I have been squirreling away Santa presents for months, and making the children have as magical a Christmas as possible (including Elf on the Shelf activities, which seemed a good idea when I started it).
But I suppose like a lot of people I'm finding it difficult to get fully into the festive spirit - because, as for many people, 2016 has been such a turbulent year for me.
I have been trying to process everything that happened - being one of those hokey sorts who believes every thing in life is a learning experience - and figure out what way I'm supposed to have progressed through the shit storm that 2016 brought.
World affairs aside (because, seriously? That's beyond depressing) - this year has been a challenging one personally for a host of reasons, many of which I have mentioned on this blog before.
Not least of course has been my decision to leave the relative safety net of my 18 year strong journalism career, to focus on my writing career, my family and my health.
There have been so many (SO. MANY.) personal challenges that I have felt like a reluctant passenger on a very high, very fast, very boke-inducing rollercoaster.
From personal relationships to friendships, to illness of family members, to concerns about challenges facing those I love - it has been one hell of a c year and I'm well aware it isn't over yet.
But it has taught me a number of things, which, if you don't mind, I'd like to share with you now.
- First of all - there is no time-frame for grief. There is no set pattern, no matter what the experts say. It can't be rushed. It isn't necessarily easier if you have had a long time to say goodbye, or even if you also feel a slight sense of relief that your loved one's suffering is now over. You are unlikely to be able to just get on with life. It will hurt for a while. Some of it will hurt forever. It will also surprise you when you least expect it - a song, a picture, a phrase, a smell - and you will find yourself sobbing in public. That's okay. That's the price you pay for loving someone.
- Not everyone is going to like you. That's tough to take at times but there is nothing you can do about it - you will just not gel with some people and some people seem to need to think the worst of others. If someone thinks the worst of you - don't spend your time trying to convince them they're wrong. Chances are you won't change their minds anyway, so spend your time being caring and loving and YOU with the people who see the good in you. You'll feel better for it.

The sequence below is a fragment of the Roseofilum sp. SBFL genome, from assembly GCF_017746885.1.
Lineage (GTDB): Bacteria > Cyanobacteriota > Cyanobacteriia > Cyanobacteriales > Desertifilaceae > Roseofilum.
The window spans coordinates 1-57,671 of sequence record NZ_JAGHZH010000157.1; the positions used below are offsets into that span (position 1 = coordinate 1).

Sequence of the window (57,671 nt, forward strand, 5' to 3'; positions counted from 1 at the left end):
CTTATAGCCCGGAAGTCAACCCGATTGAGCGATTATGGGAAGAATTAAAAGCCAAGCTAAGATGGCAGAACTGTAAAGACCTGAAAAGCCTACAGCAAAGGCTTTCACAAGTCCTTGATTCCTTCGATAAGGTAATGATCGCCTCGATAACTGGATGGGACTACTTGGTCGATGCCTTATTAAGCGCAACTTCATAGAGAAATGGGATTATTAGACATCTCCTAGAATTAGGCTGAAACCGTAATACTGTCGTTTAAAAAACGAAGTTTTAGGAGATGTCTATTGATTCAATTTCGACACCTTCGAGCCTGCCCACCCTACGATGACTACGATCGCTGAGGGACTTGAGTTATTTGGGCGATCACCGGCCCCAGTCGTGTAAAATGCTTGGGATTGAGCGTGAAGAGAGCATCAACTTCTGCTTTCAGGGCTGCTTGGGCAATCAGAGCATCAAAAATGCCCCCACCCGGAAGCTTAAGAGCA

- You don't have to stagnate. Just because you made a decision years ago - and you invested your time and passion to it, that doesn't mean it will still fit, or should still fit for the rest of your life. Make a change - be brave. Things may not work out like you hoped - but the feeling of not stagnating any more is so incredibly freeing.
- It's very easy to get stuck in a negative frame of mind, or become a part of toxic circle. Try to escape it, if you can. It really does damage your health, emotional and physical, so much.
- Progress isn't always fast. Sometimes just staying still, and not moving backwards, is progress enough. Sometimes, you might even backtrack a bit to reset the co-ordinates and move forward again.
- You can find friendship and support in the most unusual of places. Allow people into your life who want to be friends with you - genuine friends, people who genuinely like you for you. Allow yourself to be surprised by new friendships.
- Being scared is no reason to say no. Take chances. Step outside your comfort zone. Fake it til you make it. Sell yourself. It's not being self absorbed or conceited to believe in yourself.
- Hug people. It really does help.
- Tell your children you love them every day, multiple times a day. The world is a scary place right now - no child should doubt the unconditional love of a parent.
- Don't be afraid to go in a new direction - one you never considered before. You never know, you might just like it.
- Some people, no matter how kind you are to them, or supportive you try to be, or how much space you give them, will always be arseholes. Don't let their behaviour make you an arsehole too.
- One of the greatest pleasures in life is seeing your friends succeed - especially when you see how hard they have worked.
- You never know, some day you may just find yourself in a roof garden drinking champagne celebrating the success of one your all time biggest influences.
- You may also, if you try not to be too scared and put some good out there, find yourself hugging Michael Buble in a green room at RTE.
- Good things happen in the worst of times.
Thank you all for reading, for chatting, for laughing, for supporting.